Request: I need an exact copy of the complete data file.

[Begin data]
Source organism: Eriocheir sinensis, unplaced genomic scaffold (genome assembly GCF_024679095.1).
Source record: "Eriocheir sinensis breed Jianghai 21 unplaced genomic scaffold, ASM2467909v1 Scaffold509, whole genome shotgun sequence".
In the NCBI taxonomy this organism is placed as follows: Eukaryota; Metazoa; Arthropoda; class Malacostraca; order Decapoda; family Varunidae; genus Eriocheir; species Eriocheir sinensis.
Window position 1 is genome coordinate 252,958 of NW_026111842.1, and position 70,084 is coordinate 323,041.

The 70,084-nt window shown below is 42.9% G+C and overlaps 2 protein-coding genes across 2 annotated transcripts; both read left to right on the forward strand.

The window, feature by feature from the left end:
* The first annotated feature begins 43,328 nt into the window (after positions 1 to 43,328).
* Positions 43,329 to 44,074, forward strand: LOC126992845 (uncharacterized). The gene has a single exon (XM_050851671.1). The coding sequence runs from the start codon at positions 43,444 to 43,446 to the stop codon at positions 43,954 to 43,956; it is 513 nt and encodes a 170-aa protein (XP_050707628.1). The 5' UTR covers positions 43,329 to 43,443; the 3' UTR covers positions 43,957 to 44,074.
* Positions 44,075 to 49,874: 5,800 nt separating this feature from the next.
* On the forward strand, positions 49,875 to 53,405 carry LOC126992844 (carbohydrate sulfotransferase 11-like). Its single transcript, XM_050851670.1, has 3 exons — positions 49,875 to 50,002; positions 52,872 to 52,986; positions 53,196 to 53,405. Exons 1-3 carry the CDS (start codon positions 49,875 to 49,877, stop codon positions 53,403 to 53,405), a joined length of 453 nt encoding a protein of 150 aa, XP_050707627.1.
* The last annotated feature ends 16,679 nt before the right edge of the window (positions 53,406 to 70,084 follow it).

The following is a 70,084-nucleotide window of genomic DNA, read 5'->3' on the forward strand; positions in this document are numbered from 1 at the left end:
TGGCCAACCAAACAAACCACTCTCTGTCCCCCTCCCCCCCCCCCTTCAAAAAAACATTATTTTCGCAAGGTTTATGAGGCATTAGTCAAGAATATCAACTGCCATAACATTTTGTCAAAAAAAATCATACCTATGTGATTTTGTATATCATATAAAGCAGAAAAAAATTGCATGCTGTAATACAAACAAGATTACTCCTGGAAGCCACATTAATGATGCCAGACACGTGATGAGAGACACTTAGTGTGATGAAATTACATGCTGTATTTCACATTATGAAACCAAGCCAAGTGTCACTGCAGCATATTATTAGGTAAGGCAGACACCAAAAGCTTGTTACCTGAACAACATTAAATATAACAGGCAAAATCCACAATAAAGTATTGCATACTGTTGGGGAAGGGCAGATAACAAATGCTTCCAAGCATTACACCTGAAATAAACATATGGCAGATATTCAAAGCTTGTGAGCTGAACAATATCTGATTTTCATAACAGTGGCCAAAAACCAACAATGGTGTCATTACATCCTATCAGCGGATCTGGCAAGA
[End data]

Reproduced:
Source organism: Eriocheir sinensis, unplaced genomic scaffold (genome assembly GCF_024679095.1).
Source record: "Eriocheir sinensis breed Jianghai 21 unplaced genomic scaffold, ASM2467909v1 Scaffold509, whole genome shotgun sequence".
In the NCBI taxonomy this organism is placed as follows: Eukaryota; Metazoa; Arthropoda; class Malacostraca; order Decapoda; family Varunidae; genus Eriocheir; species Eriocheir sinensis.
Window position 1 is genome coordinate 252,958 of NW_026111842.1, and position 70,084 is coordinate 323,041.

The 70,084-nt window shown below is 42.9% G+C and overlaps 2 protein-coding genes across 2 annotated transcripts; both read left to right on the forward strand.

The window, feature by feature from the left end:
* The first annotated feature begins 43,328 nt into the window (after positions 1 to 43,328).
* Positions 43,329 to 44,074, forward strand: LOC126992845 (uncharacterized). The gene has a single exon (XM_050851671.1). The coding sequence runs from the start codon at positions 43,444 to 43,446 to the stop codon at positions 43,954 to 43,956; it is 513 nt and encodes a 170-aa protein (XP_050707628.1). The 5' UTR covers positions 43,329 to 43,443; the 3' UTR covers positions 43,957 to 44,074.
* Positions 44,075 to 49,874: 5,800 nt separating this feature from the next.
* On the forward strand, positions 49,875 to 53,405 carry LOC126992844 (carbohydrate sulfotransferase 11-like). Its single transcript, XM_050851670.1, has 3 exons — positions 49,875 to 50,002; positions 52,872 to 52,986; positions 53,196 to 53,405. Exons 1-3 carry the CDS (start codon positions 49,875 to 49,877, stop codon positions 53,403 to 53,405), a joined length of 453 nt encoding a protein of 150 aa, XP_050707627.1.
* The last annotated feature ends 16,679 nt before the right edge of the window (positions 53,406 to 70,084 follow it).

The following is a 70,084-nucleotide window of genomic DNA, read 5'->3' on the forward strand; positions in this document are numbered from 1 at the left end:
TGGCCAACCAAACAAACCACTCTCTGTCCCCCTCCCCCCCCCCCTTCAAAAAAACATTATTTTCGCAAGGTTTATGAGGCATTAGTCAAGAATATCAACTGCCATAACATTTTGTCAAAAAAAATCATACCTATGTGATTTTGTATATCATATAAAGCAGAAAAAAATTGCATGCTGTAATACAAACAAGATTACTCCTGGAAGCCACATTAATGATGCCAGACACGTGATGAGAGACACTTAGTGTGATGAAATTACATGCTGTATTTCACATTATGAAACCAAGCCAAGTGTCACTGCAGCATATTATTAGGTAAGGCAGACACCAAAAGCTTGTTACCTGAACAACATTAAATATAACAGGCAAAATCCACAATAAAGTATTGCATACTGTTGGGGAAGGGCAGATAACAAATGCTTCCAAGCATTACACCTGAAATAAACATATGGCAGATATTCAAAGCTTGTGAGCTGAACAATATCTGATTTTCATAACAGTGGCCAAAAACCAACAATGGTGTCATTACATCCTATCAGCGGATCTGGCAAGA